LUONGO, Chief Judge.
Plaintiff Giulia Colella began to receive Social Security disability insurance benefits in May, 1976. On November 13, 1981, the Secretary of Health and Human Services administratively terminated plaintiff's benefits. After a de novo hearing on October 7, 1982, an Administrative Law Judge found that plaintiff was no longer disabled and upheld the decision to terminate her benefits. The Appeals Council denied plaintiff's request to review the ALJ's decision, and plaintiff brought the instant action seeking judicial review.
Both parties moved for summary judgment, and the matter was referred to Magistrate Powers for report and recommendation. Magistrate Powers, in a report filed October 1, 1984, recommended that plaintiff's motion for summary judgment be granted and the Secretary's motion denied. No objections were filed. In an order entered October 17, 1984, I adopted the Magistrate's Report and Recommendation and remanded the case to the Secretary with directions that she reinstate plaintiff's disability insurance benefits.
Currently before me is the Secretary's motion under Fed.R.Civ.P. 60(b) to amend the judgment. The Secretary requests that I vacate my order and remand the case for her to reconsider under the new medical improvement standard set forth in the Social Security Disability Benefits Reform Act of 1984, Pub.L. No. 98-460, 98 Stat. 1794 (1984).
Rule 60(b) provides: "On motion and upon such terms as are just, the court may relieve a party or his legal representative from a final judgment, order, or proceeding" on certain specified grounds. Although the Secretary has not set forth the grounds upon which she bases her motion, she has argued in effect that summary judgment should not have been granted in light of the Reform Act. Thus, I will consider whether this alleged error of law
is a basis for relief under Rule 60(b)(1), which permits a judgment to be vacated on grounds of "mistake." I will also consider whether "the judgment is void" for purposes of 60(b)(4) or whether relief should be granted for "any other reason" under 60(b)(6).
Under the Reform Act, the Secretary may not terminate a recipient's disability benefits unless she finds substantial evidence of medical improvement in the recipient's condition.
The Act requires the court to remand "actions relating to medical improvement" in which "a request for judicial review was pending on September 19, 1984" to the Secretary for reconsideration under the new standards. P.L. 98-460 § 2(d)(2). The Act defines "action relating to medical improvement" as:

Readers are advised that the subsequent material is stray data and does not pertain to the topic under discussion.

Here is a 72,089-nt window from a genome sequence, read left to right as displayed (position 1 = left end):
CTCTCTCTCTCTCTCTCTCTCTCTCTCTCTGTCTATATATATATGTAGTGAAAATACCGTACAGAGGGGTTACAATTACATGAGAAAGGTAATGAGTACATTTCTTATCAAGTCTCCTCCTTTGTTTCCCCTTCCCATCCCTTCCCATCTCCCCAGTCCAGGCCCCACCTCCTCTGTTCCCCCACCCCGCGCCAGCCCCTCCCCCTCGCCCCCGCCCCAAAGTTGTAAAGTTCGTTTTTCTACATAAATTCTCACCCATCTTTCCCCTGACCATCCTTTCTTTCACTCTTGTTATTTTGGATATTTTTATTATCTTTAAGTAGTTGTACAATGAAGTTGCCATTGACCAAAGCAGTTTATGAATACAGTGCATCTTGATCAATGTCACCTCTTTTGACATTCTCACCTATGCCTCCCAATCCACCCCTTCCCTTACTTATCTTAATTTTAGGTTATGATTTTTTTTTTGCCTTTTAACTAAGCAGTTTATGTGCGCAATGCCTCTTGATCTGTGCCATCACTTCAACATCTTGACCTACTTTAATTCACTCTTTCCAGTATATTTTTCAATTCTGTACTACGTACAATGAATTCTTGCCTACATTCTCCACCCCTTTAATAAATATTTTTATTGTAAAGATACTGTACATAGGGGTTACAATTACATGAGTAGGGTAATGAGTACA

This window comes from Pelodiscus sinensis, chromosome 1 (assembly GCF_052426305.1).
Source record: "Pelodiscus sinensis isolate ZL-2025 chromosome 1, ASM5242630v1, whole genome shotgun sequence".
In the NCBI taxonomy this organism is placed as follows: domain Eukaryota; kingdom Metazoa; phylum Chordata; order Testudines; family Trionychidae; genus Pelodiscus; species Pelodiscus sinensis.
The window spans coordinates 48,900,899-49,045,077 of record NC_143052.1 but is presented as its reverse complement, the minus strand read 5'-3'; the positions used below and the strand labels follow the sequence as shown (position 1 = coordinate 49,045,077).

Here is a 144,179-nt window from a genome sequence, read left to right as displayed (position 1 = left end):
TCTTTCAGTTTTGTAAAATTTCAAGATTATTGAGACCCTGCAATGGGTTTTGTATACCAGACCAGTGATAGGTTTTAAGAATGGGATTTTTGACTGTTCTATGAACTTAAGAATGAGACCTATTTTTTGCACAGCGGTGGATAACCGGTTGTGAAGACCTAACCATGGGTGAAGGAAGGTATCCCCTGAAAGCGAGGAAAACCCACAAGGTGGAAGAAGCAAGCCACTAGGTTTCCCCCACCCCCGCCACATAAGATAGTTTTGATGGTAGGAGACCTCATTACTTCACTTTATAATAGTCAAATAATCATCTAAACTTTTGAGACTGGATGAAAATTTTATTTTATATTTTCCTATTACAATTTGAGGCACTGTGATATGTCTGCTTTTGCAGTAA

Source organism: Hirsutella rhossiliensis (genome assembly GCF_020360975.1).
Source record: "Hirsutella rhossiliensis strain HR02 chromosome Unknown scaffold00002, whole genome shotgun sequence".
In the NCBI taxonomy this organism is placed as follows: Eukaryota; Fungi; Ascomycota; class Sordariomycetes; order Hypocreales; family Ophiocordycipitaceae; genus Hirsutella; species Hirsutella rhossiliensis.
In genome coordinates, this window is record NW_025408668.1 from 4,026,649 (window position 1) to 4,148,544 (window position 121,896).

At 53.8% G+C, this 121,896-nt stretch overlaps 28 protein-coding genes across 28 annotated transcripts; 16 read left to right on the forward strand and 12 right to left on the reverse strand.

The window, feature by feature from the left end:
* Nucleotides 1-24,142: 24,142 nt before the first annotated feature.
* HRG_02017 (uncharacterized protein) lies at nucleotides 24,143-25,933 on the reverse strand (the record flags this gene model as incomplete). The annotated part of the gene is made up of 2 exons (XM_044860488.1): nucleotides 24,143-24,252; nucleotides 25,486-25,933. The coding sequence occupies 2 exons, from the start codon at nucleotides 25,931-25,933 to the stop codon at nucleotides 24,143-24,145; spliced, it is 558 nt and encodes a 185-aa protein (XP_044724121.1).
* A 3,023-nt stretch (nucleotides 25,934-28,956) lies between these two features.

an action raising the issue of whether an individual who has had his entitlement to benefits under title II, XVI, or XVIII of the Social Security Act based on disability terminated (or period of disability ended) should not have had such entitlement terminated (or period of disability ended) without consideration of whether there has been medical improvement in the condition of such individual (or another individual on whose disability such entitlement is based) since the time of a prior determination that the individual was under a disability.
Id. § 2(d)(6).
In the instant action, plaintiff's request for judicial review was pending as of September 19, 1984. Sections 2(d)(2) and (6), however, require a remand only if the Secretary terminated plaintiff's benefits without considering whether her condition had improved medically. I must therefore determine as an initial matter whether the Secretary considered the issue of medical improvement.
An Administrative Law Judge, in an opinion dated February 2, 1983, found that plaintiff had no severe impairment which would prevent her from engaging in substantial gainful activity. He held that her disability had ceased as of November, 1981 and that her entitlement to benefits ended in January, 1982. He did not explicitly state whether he based his decision on a reassessment of plaintiff's condition under the Secretary's current standards or upon a finding that plaintiff's condition had improved medically. The Third Circuit has since held in Kuzmin v. Schweiker, 714 F.2d 1233, 1237-38 (3d Cir. 1983), that the Secretary must show medical improvement in order to justify a termination of benefits. Before the ALJ made his decision in plaintiff's case, however, a number of federal courts had already required a showing of medical improvement. E.g. Miranda v. Secretary of Health, Education & Welfare, 514 F.2d 996, 998 (1st Cir. 1975); Singleton v. Schweiker, 551 F. Supp. 715, 723 (E.D. Pa. 1982); Shaw v. Schweiker, 536 F. Supp. 79, 82-83 (E.D. Pa. 1982); Timblin v. Harris, 498 F. Supp. 1107, 1108 (W.D. Pa. 1980).
In a brief supporting her motion for summary judgment in the instant case, the Secretary recognized that she would have to show medical improvement. She therefore asserted that "there is substantial evidence of record to support a conclusion that plaintiff's condition has improved to such an extent as to render her capable of engaging in substantial gainful activity." Brief in Support of Defendant's Motion for Summary Judgment at 3-4, Colella v. Heckler, No. 83-3323. Applying the Kuzmin standard, Magistrate Powers determined that plaintiff's condition could not be found to have improved and that the Secretary's decision to terminate her benefits was not based on substantial evidence.